[New Presidency Special Edition] Agriculture seeks end to three-decade losing skid

 

GENERAL TRIAS, CAVITE and QUEZON CITY—Benedicto Mayorga, 49, is used to being alone farming, tilling his two hectare land in Brgy. Sta. Clara here that bears sitaw, corn and okra. These crops come from seeds the municipal government gave.

Yet other concerns still hound Mayorga’s lonely farming. He’s short of cash to hire several farmers to till his land. A

(Photo from Get Real Philipines' website)

(Photo from Get Real Philipines’ website)

week is needed to reap the fruits of Mayorga’s labor.

And even if these seeds grow, he harvests them alone. Slow but deliberate, but his productivity is undermined.

Mayorga’s daily farming tale is a common story for the Philippines’ largest employment sector, agriculture. For three decades since the People Power Revolution, agriculture had never gained headway in propping up its contribution to the Philippine economy. Data show the sector’s share to gross domestic product is steadily decreasing.

What does this mean? Farmers like Mayorga are vulnerable to poverty’s symptoms like low income and less-quality employment. To avoid that low-income trap, Mayorga’s wife Celerina, 51, helps till the farm. Mayorga also drives a tricycle. They borrow money for their farming.

But pests threaten the Mayorga farm enterprise: “Nakakainis din iyung mga peste, mga kuhol at mga uod. Nalulugi kami diyan (Those pests, like snails and worms, irritate me. They are losing our incomes from farming),” Benedicto Mayorga said, like his once eggplant farming that entirely went for naught.

Bolstering the agricultural sector had been the push of previous presidents, Benigno Simeon Aquino III included. Aquino’s annual budget for agriculture even grew to record levels, but not the productivity of the sector and of farmers, government’s agricultural statistics data show.

It is Mindanaoan Rodrigo Duterte’s time to arrest the losing streak that five previous presidents had a hard time trying to win over. His alter-ego for the agricultural sector, Secretary Manuel Piñol, was told by the President to ensure available, affordable food and to get rid of systemic corruption at the Department of Agriculture (DA).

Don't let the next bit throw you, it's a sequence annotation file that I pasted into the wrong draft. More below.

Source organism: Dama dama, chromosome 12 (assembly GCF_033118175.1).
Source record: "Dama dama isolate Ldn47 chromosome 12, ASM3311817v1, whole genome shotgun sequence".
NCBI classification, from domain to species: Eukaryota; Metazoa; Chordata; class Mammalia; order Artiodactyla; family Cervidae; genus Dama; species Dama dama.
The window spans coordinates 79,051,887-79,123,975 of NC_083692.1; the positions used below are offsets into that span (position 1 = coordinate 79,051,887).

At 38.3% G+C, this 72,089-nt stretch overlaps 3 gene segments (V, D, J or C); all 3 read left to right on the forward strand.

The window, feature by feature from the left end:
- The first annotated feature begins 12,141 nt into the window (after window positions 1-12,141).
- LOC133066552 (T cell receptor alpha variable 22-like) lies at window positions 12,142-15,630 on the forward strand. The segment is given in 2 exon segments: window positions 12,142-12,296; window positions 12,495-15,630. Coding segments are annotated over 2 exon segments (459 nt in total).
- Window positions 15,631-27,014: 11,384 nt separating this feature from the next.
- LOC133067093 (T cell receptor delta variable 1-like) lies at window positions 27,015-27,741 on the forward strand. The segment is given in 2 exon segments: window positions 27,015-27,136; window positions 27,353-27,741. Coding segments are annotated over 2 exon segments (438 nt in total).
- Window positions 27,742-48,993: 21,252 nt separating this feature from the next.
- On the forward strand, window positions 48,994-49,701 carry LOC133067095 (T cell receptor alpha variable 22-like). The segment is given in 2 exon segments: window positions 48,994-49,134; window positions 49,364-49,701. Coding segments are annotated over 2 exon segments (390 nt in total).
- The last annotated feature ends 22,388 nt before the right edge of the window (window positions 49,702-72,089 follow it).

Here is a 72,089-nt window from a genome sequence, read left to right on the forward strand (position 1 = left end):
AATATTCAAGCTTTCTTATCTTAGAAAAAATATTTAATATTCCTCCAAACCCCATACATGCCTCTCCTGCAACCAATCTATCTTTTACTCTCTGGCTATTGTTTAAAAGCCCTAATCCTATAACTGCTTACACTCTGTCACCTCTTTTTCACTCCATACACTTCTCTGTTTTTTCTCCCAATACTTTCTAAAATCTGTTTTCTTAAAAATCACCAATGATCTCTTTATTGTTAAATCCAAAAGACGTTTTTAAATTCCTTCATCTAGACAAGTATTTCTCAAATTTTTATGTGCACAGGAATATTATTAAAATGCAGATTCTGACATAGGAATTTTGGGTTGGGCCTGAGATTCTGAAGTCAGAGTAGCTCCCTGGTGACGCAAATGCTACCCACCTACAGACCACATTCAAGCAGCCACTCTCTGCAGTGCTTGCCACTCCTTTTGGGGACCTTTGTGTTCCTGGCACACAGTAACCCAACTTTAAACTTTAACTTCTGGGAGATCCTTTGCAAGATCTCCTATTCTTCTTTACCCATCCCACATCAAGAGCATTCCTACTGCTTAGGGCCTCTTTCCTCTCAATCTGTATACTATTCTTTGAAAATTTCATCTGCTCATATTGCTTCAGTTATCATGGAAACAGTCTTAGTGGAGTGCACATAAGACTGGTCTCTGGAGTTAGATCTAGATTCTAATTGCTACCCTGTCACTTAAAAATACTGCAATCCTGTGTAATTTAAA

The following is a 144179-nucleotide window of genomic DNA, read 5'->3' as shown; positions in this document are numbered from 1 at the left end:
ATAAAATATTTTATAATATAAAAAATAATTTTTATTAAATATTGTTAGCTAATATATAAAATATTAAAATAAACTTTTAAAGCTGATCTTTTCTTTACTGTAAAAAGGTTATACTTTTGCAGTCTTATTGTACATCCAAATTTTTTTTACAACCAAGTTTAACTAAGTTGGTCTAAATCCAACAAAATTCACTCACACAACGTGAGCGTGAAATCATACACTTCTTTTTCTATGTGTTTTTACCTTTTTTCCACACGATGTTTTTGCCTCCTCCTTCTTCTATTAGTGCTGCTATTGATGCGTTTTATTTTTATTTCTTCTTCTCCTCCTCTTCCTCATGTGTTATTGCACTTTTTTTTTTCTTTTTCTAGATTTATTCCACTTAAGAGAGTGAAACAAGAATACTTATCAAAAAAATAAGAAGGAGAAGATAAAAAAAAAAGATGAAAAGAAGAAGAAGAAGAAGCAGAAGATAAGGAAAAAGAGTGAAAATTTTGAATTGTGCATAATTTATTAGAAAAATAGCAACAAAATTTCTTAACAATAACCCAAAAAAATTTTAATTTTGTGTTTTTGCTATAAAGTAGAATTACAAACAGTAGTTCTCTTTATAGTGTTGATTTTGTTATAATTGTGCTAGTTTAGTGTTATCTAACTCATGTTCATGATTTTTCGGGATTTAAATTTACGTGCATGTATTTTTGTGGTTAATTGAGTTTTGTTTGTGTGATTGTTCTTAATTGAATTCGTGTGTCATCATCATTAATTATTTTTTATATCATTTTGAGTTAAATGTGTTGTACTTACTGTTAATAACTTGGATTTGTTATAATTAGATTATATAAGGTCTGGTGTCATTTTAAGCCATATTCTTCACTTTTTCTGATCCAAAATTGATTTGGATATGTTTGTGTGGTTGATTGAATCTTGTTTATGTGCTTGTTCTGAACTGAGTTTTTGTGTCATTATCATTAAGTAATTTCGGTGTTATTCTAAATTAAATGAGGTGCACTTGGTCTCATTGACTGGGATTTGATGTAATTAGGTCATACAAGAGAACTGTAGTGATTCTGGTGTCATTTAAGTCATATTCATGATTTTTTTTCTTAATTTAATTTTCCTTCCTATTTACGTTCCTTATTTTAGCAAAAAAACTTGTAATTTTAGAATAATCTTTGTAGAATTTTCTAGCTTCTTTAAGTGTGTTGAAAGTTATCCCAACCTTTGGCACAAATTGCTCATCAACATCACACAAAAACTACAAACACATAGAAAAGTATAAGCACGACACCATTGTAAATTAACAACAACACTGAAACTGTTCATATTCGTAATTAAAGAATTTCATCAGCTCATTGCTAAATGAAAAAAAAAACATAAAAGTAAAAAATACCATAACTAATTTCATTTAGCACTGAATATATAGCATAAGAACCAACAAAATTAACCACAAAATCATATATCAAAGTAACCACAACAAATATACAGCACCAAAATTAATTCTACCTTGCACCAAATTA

But weather continues to stomp at agricultural growth. Just recently, what drove down 2016’s first quarter growth in the agricultural sector was the elongated El Niño phenomenon plus typhoons when the year 2015 ended, says the Philippine Statistics Authority. (The crops sub-sector declined during the same period.)

Agricultural productivity is a “big problem” in the Philippines, says economist Filomeno Sta. Ana III. “The agriculture sector is a near failure.”

The World Bank, in a report on Philippine domestic employment, noticed widespread in-work poverty given the rising number of the underemployed, and that most of these in-work poor people are in rural areas. One area the World Bank recommended was “reallocation of labor from less to more productive activities, which involves labor moving from agriculture to services and industry.”

Low pay in the agricultural sector is at 61 percent, the World Bank report show, citing a labor force survey result. “There are numerous ‘bad’ jobs, which tend to be informal and concentrated in low-productivity activities, including in subsistence agriculture,” the World Bank’s Labor Market Review: Employment and Poverty in the Philippines wrote.

Nevertheless, Duterte’s Cabinet and stakeholders –during pre-inauguration consultations– have agreed to give the Philippines’ rural development sector another shot at redemption.

Sta. Ana thinks too much focus on rice undermines the growth potential of the sector. “But look at the farmer and not at the crop, especially since they can shift from planting one crop to another, and that they cannot solely depend on crop production.”

If government gives incentives and positive signals, “farmers respond,” Sta. Ana tells The Filipino Connection. Like farming loans, which Mayorga finds as important.

Adriano (46) and Madonna Bayron (43) did realize how costly farming is even if their land for rice and other crops is some 1.5 ha. big. They have yet to earn from their farming venture.

Madonna even said that it’s very costly, and they couldn’t afford it in cash, given they have just started their farming venture. The municipal government’s agricultural office offers a loan facility for them.

If Duterte wants to help us farmers,” Madonna said, “then by all means help us.”

 

 

This story can be published, broadcast and/or posted online provided The Filipino Connection and the article’s author/s are properly acknowledged. Editorial mistakes are the publisher’s. Email: thefilipino.connection@gmail.com.

 

About MARVIN REY ESPINO and JEREMAIAH OPINIANO